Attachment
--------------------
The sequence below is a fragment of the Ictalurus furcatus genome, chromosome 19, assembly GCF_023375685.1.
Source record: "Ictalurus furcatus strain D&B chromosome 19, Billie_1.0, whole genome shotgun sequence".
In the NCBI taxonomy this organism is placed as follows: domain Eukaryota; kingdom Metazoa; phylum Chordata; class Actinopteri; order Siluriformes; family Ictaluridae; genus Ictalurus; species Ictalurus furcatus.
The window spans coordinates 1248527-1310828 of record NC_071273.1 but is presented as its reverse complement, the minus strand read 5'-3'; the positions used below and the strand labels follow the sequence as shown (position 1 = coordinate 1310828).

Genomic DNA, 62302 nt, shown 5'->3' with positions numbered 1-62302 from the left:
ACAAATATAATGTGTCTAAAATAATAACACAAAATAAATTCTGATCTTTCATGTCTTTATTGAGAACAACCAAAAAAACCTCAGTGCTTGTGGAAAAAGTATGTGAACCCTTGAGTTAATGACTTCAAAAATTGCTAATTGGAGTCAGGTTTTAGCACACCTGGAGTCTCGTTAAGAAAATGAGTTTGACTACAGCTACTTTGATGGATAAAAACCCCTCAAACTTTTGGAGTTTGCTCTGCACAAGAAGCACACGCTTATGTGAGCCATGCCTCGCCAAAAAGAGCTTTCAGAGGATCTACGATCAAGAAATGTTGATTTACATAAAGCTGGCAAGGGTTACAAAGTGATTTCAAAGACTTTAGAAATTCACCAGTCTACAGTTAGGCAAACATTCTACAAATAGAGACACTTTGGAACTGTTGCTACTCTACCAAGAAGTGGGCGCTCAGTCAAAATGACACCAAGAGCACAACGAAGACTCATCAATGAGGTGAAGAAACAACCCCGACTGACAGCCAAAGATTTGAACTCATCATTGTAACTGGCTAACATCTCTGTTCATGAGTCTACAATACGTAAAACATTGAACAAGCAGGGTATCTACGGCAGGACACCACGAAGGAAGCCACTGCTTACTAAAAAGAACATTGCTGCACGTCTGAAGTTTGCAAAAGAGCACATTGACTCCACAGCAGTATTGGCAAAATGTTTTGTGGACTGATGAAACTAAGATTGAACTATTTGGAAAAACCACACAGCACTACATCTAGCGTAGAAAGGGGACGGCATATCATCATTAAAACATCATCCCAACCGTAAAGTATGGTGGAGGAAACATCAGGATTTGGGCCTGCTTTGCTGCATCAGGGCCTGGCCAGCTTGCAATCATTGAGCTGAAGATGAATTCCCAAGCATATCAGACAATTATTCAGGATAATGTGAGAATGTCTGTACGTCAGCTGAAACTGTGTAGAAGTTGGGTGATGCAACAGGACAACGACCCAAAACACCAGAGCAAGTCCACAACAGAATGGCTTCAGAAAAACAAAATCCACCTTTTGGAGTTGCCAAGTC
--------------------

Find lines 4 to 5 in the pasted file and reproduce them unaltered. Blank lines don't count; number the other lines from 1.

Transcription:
The window spans coordinates 1248527-1310828 of record NC_071273.1 but is presented as its reverse complement, the minus strand read 5'-3'; the positions used below and the strand labels follow the sequence as shown (position 1 = coordinate 1310828).

Genomic DNA, 62302 nt, shown 5'->3' with positions numbered 1-62302 from the left: